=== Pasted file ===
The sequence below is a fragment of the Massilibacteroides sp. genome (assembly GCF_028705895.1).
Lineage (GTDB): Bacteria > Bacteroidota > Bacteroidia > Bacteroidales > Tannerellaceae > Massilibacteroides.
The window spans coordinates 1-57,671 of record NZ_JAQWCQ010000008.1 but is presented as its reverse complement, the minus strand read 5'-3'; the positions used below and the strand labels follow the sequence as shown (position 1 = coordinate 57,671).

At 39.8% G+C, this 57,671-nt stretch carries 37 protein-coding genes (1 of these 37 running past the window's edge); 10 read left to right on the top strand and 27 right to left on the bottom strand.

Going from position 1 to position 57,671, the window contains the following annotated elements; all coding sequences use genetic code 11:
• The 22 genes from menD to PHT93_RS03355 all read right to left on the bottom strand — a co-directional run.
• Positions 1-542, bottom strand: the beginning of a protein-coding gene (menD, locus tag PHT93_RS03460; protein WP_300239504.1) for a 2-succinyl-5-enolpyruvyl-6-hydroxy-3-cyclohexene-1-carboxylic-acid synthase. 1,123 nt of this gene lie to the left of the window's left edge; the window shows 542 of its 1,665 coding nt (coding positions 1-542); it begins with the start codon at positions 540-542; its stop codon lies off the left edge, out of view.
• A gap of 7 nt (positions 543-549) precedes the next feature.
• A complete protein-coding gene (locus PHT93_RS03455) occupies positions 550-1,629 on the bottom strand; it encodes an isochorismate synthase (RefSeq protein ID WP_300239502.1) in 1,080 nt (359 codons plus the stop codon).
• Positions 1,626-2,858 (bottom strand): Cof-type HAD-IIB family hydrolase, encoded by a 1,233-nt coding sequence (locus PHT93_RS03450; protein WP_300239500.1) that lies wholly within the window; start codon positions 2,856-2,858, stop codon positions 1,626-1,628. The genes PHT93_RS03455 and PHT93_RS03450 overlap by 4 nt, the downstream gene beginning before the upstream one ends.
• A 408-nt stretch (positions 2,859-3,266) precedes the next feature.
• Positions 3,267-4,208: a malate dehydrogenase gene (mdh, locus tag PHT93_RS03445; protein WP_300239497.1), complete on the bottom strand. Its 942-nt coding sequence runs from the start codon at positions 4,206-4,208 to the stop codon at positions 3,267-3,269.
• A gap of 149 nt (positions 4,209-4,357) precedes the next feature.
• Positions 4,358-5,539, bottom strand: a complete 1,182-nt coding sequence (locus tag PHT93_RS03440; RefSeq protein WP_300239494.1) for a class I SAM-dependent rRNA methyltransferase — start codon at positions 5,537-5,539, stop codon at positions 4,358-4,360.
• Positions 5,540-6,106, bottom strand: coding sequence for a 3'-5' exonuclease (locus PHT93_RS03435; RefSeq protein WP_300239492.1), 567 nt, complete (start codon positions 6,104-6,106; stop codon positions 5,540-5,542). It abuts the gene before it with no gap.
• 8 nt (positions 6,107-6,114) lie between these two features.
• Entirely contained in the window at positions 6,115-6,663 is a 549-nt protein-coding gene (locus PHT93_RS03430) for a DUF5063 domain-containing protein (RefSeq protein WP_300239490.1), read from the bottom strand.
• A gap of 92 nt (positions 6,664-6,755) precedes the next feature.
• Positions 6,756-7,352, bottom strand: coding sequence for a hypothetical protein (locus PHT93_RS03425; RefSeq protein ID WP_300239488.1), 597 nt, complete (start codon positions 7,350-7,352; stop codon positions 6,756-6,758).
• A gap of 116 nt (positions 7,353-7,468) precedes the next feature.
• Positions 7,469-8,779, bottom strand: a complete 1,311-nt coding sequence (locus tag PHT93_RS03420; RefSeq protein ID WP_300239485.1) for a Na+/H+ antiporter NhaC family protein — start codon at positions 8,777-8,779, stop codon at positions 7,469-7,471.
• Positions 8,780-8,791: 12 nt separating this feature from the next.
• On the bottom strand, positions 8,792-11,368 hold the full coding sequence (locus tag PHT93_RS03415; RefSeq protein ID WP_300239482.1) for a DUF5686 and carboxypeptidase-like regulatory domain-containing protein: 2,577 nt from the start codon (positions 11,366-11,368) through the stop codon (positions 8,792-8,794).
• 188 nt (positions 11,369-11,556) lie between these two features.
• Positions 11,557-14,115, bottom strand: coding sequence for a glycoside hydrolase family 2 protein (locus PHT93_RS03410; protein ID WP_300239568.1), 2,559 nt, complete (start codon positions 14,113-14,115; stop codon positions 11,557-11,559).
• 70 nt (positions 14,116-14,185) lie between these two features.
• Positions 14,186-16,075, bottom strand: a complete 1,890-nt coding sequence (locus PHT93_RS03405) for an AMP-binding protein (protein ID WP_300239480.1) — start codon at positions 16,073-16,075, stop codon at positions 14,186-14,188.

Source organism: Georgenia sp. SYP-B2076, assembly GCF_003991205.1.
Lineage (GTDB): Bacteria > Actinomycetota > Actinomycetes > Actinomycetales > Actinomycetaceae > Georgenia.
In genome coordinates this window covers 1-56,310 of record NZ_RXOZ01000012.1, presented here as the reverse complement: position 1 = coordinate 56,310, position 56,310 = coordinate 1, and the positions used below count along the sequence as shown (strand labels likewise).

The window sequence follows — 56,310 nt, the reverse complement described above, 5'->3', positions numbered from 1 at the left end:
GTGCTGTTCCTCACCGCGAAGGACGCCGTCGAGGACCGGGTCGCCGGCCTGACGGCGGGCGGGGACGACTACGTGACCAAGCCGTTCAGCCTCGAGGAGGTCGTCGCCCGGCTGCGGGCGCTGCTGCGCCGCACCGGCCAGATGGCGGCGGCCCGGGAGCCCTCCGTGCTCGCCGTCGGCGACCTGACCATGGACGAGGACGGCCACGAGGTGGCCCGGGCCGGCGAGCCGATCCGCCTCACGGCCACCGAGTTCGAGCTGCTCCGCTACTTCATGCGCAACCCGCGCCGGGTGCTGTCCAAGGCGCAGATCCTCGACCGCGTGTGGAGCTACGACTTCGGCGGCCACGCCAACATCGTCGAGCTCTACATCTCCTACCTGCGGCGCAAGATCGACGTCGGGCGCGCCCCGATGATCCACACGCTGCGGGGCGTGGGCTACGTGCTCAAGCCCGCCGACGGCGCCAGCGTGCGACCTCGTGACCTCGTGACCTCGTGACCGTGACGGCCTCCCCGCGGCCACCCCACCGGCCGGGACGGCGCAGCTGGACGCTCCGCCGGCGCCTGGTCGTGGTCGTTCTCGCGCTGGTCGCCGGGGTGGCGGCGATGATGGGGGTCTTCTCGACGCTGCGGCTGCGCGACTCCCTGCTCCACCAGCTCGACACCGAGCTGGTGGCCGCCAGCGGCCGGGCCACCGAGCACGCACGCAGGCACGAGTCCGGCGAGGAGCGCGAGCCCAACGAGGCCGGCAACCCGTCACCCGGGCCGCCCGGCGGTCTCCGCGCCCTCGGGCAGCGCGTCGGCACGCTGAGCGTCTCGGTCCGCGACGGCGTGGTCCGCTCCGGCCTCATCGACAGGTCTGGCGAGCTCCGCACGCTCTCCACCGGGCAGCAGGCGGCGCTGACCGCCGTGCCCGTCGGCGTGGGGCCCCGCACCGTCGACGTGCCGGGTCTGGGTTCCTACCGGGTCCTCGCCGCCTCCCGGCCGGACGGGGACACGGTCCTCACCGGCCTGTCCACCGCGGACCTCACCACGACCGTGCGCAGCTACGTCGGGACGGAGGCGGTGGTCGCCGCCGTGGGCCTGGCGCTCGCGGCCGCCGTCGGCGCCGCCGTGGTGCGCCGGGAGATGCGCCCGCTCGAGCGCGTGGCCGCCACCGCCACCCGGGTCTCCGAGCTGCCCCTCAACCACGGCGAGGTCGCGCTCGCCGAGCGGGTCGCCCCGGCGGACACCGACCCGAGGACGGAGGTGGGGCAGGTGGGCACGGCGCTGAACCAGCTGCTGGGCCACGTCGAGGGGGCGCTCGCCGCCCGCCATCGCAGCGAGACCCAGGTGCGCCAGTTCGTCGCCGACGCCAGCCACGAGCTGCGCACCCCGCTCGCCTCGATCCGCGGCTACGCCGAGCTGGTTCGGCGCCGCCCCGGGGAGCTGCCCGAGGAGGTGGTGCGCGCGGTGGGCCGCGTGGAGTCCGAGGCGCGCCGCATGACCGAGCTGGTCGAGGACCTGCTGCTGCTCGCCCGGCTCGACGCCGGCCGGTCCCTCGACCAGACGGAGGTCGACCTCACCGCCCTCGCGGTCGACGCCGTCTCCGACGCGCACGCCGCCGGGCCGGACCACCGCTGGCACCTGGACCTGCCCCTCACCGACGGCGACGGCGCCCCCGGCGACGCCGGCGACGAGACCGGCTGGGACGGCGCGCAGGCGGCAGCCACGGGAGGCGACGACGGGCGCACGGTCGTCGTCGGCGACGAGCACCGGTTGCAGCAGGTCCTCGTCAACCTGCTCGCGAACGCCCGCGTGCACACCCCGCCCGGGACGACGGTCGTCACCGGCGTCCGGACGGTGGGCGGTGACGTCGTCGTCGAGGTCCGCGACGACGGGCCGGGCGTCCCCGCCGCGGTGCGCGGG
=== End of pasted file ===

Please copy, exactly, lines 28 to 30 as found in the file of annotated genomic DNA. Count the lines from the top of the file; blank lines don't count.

Source organism: Georgenia sp. SYP-B2076, assembly GCF_003991205.1.
Lineage (GTDB): Bacteria > Actinomycetota > Actinomycetes > Actinomycetales > Actinomycetaceae > Georgenia.
In genome coordinates this window covers 1-56,310 of record NZ_RXOZ01000012.1, presented here as the reverse complement: position 1 = coordinate 56,310, position 56,310 = coordinate 1, and the positions used below count along the sequence as shown (strand labels likewise).